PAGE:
We shall not cease from exploration, and the end of all our exploring will be to arrive where we started and know the place for the first time. (T. S. Eliot)
I have a friend who is a painter and I have told him more than once that on occasion I am jealous of his work. He and I both know I am not nearly patient enough to ever be a decent painter, so I'm not about to make a career change. But what I envy is that his work has a defined beginning, middle, and end. You walk up to a house where the paint is peeling and when you are done, it looks terrific. And by "being done" I mean a week or two or three later.
My work isn't like that at all. Some have compared pastoral ministry to "planting seeds" and that is a good, Biblical, metaphor. But even farmers have a beginning, middle and end to their work that basically extends from late spring to early fall. Sometime around Memorial Day you plant some seeds and by Thanksgiving you are eating pumpkin pie.
The gestation period in ministry is almost always much longer than that, which requires a level of patience that I do not naturally possess. But I am reaching an age where every now and again I get a glimpse that gives me joy, and courage, and hope for the journey.
Today was such a day. This afternoon I drove to New Britain, Connecticut where many important events in my life occurred. My work as Protestant Campus Minister began in the Fall 1989 - my first "real" full-time work following seminary. One year later, our first son, Graham, was born there. And three years after that, I was received into the Episcopal Church (from the United Methodist Church) at St. Mark's, New Britain and (re)-ordained a deacon at the cathedral in Hartford. At that point (in June 1993) I accepted a position to become Assistant Rector at a parish in Westport, CT. I have been back to New Britain only once or twice since then, and it's been at least a decade since I was last there.
So I spent four years doing ministry in higher education, work in which I found great joy and satisfaction, and then it was over. The students I met as freshmen graduated and within a few years every student I had known there had also graduated. I think at this point it is unlikely that there are even faculty members kicking around who would remember me and the work I did there.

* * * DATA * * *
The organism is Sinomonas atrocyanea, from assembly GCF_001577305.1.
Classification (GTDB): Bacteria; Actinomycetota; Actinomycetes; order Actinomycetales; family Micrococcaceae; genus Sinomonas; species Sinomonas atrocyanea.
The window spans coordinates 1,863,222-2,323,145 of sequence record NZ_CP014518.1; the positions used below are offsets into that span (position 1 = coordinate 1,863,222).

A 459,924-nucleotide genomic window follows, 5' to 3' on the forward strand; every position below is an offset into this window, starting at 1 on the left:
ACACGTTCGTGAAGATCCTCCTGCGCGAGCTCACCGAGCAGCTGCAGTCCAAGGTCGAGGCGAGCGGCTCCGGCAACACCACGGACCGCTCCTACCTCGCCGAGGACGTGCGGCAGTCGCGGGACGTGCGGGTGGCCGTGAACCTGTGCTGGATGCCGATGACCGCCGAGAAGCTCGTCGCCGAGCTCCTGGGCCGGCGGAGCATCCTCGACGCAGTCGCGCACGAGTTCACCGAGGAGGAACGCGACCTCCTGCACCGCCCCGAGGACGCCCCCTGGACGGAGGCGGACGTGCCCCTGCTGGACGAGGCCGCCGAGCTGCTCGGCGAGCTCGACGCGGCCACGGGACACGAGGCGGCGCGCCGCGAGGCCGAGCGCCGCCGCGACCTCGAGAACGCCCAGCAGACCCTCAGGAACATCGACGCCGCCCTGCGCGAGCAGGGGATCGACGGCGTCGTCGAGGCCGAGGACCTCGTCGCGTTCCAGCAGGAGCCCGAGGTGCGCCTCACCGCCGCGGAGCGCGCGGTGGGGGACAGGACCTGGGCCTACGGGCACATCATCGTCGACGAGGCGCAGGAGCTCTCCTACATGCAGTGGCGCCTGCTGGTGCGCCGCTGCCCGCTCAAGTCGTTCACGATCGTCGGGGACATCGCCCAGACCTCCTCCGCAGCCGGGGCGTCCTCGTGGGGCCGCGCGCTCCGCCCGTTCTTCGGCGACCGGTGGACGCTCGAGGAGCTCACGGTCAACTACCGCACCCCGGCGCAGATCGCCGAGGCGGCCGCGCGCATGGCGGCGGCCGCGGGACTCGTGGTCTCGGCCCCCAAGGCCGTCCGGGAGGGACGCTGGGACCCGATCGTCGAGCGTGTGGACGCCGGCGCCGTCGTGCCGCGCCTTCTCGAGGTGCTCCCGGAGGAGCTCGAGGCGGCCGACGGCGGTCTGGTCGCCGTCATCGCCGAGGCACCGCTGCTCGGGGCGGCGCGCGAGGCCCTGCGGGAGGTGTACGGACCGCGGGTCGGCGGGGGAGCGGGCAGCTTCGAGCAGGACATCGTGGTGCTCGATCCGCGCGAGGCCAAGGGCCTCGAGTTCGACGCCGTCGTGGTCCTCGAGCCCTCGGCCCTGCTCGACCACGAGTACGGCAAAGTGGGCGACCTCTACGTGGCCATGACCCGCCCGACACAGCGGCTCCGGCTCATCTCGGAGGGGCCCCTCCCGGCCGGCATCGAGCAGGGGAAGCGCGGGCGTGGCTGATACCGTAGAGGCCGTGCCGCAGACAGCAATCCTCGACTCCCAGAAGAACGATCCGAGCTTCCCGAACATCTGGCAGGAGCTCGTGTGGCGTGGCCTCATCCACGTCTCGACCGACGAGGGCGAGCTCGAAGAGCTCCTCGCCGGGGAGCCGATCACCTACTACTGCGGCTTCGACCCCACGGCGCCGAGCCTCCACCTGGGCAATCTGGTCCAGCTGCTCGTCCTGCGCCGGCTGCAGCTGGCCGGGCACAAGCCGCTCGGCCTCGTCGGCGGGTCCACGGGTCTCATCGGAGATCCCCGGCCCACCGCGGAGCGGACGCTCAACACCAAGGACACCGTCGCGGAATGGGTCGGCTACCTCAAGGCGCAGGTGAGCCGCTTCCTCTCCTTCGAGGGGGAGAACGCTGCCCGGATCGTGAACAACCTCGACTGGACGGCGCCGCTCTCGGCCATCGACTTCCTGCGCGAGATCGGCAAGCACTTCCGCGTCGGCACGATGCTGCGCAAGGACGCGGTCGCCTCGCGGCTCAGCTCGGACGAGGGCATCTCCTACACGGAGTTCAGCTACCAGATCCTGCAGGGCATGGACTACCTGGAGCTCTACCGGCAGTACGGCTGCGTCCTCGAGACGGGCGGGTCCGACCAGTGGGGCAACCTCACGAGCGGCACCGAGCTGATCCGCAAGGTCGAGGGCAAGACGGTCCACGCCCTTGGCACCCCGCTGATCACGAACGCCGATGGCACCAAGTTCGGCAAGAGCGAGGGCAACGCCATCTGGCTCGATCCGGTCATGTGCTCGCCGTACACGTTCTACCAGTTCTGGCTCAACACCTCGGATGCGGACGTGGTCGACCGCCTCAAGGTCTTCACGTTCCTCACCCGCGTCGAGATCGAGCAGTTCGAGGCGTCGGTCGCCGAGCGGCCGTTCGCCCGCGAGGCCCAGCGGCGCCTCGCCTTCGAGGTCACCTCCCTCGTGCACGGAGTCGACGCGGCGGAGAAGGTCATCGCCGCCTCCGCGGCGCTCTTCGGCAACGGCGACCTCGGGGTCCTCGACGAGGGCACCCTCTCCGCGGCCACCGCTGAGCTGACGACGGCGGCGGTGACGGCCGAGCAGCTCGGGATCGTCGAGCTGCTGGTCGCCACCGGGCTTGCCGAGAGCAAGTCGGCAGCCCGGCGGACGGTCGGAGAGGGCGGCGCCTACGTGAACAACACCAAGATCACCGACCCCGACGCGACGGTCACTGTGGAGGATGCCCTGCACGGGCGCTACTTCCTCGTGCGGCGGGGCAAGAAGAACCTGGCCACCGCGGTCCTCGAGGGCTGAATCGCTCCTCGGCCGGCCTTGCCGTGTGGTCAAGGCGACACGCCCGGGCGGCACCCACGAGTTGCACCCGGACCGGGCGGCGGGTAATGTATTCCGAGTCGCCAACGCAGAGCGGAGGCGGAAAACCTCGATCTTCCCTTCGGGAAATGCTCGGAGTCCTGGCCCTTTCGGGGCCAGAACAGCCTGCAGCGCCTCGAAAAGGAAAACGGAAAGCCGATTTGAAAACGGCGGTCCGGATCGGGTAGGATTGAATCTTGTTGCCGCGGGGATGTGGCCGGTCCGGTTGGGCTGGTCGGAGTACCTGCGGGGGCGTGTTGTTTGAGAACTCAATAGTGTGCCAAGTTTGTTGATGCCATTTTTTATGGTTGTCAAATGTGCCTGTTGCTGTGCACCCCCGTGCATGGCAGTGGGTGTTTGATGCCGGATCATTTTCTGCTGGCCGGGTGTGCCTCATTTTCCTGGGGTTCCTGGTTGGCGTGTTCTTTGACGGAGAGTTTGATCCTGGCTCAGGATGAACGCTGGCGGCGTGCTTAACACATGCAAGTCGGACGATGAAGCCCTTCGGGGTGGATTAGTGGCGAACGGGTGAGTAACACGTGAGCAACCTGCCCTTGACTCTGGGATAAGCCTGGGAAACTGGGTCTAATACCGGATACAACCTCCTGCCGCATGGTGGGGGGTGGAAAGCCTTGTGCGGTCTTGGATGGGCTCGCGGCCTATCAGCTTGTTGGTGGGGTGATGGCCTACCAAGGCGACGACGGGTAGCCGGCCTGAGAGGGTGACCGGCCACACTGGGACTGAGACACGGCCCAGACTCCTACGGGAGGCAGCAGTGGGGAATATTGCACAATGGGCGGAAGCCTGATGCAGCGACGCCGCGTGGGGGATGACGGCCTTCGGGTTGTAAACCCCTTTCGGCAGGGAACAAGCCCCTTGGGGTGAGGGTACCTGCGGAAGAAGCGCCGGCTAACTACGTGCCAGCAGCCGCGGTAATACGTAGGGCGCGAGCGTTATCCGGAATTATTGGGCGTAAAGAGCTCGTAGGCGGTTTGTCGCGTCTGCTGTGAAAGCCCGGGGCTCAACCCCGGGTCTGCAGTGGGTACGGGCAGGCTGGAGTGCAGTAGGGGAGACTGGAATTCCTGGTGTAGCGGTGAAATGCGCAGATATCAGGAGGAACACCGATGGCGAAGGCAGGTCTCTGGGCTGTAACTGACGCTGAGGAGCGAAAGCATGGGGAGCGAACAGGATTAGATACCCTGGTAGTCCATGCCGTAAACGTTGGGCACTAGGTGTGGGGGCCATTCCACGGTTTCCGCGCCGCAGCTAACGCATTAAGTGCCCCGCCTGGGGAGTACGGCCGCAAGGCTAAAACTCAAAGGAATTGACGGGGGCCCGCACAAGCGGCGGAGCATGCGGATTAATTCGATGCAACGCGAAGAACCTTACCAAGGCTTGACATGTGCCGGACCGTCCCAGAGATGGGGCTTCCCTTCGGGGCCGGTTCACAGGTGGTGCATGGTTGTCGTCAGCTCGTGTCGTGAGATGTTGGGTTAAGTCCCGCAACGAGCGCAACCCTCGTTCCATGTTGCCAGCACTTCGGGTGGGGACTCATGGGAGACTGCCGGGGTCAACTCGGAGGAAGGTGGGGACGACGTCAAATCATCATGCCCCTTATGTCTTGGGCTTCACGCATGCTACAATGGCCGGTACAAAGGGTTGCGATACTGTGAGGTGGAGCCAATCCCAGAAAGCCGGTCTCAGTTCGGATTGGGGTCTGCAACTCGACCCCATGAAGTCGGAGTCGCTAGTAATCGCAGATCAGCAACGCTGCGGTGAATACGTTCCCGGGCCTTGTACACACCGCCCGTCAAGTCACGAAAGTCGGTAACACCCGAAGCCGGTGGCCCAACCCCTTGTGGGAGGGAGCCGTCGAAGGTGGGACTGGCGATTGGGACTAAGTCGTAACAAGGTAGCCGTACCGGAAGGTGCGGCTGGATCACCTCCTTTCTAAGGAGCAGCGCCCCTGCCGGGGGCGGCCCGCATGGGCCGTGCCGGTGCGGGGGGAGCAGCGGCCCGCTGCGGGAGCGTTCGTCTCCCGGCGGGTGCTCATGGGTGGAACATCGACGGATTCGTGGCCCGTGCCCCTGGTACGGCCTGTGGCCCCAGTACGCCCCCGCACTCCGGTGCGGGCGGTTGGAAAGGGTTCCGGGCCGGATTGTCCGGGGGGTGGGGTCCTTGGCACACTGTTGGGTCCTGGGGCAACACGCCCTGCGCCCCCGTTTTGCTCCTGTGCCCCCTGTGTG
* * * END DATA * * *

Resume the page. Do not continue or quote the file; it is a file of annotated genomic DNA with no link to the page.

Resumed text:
The main reason that this ministry was such a joy for me was because of the amazing young people I got to know, including Char (Curtiss) Corbett. She was one of those kids you spot across campus with a mile-wide smile and a heart of gold. She got involved in campus ministry, particularly in the alternative spring break programs we ran in Appalacia and with the Hartford Area Habitat for Humanity. One day I was with Char and some other students, eating some pizza, and I asked her if she had ever considered ordination. She almost choked on her pizza! I told her I was serious. She said, no; she didn't see herself doing that. Today, roughly twenty years later, I sat in the congregation at South Church in New Britain at Char's ordination. It felt like being at a child's wedding and I think I wept more than I ever have at anyone's wedding, or funeral.
Now I need to be very clear here: while I was one tiny moment in Char's faith journey, it was very clear to me that this wasn't about me. I may have planted a seed but others have tended it, and helped weed, and prune, over many years since. She is both recognizable as that wide-eyed eighteen year old I once knew and quite different: very close to forty now, a wife and mother and now ordained pastor. While we have stayed in touch over the years, especially after she entered Andover Newton Theological School, I am aware that there have been many others who have had a far more significant influence on her than I ever did.
Still, when I left South Church, I drove past Central Connecticut State, the same road I took to work for four years. And I saw it with new eyes, eyes of wonder. I felt like at some level I was, quite literally, back at the beginning - back where my own ordained life began, as Char's now begins. And yet from this vantage point, having arrived where I started, I felt somehow able to see it for the first time. I could see my work there through a new set of lenses; knowing how the story has turned out (at least to this point) makes it clear why I did that work in the first place and why I hope it mattered.
And of course it matters still, not just at ordinations. Ministry, I think, is about moments in time when heaven and earth touch and that is not about us; but by God's grace we are there as witnesses at such "thin places." And every now and again we get a chance to circle back again, and celebrate God's grace and mercy and love.